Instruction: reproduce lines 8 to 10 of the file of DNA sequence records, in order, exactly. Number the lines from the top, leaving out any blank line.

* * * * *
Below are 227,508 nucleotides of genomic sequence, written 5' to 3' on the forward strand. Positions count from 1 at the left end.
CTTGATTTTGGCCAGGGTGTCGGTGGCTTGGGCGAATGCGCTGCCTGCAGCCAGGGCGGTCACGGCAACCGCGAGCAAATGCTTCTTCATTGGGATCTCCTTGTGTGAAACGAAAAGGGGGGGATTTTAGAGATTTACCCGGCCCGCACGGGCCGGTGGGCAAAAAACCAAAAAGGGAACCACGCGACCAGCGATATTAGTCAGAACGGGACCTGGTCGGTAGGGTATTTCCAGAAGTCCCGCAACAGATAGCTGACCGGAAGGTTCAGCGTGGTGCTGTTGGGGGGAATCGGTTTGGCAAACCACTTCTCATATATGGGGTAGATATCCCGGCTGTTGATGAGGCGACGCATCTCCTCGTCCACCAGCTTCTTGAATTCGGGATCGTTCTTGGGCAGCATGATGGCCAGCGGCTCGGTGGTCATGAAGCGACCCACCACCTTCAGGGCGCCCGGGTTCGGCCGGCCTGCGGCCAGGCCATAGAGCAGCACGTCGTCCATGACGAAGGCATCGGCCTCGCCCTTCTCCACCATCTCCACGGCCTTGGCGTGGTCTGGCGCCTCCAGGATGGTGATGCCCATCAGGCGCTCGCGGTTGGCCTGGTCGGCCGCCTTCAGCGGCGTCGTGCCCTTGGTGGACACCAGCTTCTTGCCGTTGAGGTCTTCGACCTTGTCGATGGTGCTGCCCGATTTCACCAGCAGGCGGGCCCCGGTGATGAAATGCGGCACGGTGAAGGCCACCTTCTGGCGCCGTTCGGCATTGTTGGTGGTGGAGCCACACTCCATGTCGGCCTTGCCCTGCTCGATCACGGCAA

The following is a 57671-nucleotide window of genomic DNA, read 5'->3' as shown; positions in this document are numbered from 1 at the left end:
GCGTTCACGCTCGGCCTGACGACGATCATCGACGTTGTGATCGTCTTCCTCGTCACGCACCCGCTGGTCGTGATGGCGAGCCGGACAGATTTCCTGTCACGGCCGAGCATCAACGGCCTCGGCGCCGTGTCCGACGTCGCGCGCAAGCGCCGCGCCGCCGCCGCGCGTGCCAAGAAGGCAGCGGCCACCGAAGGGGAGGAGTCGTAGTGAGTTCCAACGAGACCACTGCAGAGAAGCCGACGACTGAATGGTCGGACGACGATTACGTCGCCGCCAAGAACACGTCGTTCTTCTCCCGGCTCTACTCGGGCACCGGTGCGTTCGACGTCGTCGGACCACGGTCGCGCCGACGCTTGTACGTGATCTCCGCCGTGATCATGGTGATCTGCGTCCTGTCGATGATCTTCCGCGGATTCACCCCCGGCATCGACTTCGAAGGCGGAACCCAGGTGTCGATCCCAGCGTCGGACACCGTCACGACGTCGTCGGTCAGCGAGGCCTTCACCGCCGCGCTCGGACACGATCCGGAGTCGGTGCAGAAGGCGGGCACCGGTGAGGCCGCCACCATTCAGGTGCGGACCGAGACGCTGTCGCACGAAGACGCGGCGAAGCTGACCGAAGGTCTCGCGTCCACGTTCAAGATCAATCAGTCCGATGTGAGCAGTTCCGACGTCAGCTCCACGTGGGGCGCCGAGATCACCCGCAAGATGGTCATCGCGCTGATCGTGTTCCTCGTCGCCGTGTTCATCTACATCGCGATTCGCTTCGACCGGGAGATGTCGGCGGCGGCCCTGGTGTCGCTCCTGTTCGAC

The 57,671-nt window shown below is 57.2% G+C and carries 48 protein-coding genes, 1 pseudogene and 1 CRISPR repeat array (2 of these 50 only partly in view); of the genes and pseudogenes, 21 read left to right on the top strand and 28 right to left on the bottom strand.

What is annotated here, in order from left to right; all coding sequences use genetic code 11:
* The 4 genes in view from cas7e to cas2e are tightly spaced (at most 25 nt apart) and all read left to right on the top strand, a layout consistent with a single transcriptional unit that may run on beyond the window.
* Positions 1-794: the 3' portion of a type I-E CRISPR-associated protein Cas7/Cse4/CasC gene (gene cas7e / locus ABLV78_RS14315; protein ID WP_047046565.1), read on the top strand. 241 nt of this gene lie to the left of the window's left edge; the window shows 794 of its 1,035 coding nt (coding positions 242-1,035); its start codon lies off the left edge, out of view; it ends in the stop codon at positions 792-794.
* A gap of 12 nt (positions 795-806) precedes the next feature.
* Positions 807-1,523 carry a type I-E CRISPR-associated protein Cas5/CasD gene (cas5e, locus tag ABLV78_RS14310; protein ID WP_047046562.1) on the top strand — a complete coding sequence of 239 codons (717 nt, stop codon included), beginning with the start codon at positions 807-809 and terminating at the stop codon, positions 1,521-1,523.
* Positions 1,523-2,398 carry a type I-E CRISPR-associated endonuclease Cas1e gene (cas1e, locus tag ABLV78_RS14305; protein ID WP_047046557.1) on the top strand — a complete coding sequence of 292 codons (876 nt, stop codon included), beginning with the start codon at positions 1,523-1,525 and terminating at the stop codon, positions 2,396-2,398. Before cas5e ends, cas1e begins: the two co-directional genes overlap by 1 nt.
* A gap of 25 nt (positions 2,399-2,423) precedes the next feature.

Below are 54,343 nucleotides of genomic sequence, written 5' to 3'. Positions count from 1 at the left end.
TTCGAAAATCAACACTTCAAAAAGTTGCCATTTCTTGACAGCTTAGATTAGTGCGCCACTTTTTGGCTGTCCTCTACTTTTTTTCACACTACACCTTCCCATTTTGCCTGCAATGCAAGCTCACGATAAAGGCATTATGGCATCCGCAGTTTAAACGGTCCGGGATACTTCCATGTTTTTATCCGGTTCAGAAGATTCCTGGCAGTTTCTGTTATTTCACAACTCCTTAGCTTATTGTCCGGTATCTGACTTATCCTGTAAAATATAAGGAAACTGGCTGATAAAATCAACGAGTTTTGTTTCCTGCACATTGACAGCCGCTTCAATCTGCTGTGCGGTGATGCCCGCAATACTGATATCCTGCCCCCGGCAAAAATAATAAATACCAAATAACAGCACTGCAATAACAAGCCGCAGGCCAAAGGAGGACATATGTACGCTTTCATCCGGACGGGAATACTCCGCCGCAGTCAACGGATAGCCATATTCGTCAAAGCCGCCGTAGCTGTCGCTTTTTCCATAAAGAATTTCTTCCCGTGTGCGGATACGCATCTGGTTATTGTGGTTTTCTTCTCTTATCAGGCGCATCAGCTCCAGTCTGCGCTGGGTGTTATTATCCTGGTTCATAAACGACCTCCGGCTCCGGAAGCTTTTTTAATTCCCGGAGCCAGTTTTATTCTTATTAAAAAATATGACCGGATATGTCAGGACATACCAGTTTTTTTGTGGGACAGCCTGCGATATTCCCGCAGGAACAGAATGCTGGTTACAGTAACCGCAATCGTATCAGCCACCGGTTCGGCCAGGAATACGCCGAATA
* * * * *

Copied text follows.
* Positions 1-794: the 3' portion of a type I-E CRISPR-associated protein Cas7/Cse4/CasC gene (gene cas7e / locus ABLV78_RS14315; protein ID WP_047046565.1), read on the top strand. 241 nt of this gene lie to the left of the window's left edge; the window shows 794 of its 1,035 coding nt (coding positions 242-1,035); its start codon lies off the left edge, out of view; it ends in the stop codon at positions 792-794.
* A gap of 12 nt (positions 795-806) precedes the next feature.
* Positions 807-1,523 carry a type I-E CRISPR-associated protein Cas5/CasD gene (cas5e, locus tag ABLV78_RS14310; protein ID WP_047046562.1) on the top strand — a complete coding sequence of 239 codons (717 nt, stop codon included), beginning with the start codon at positions 807-809 and terminating at the stop codon, positions 1,521-1,523.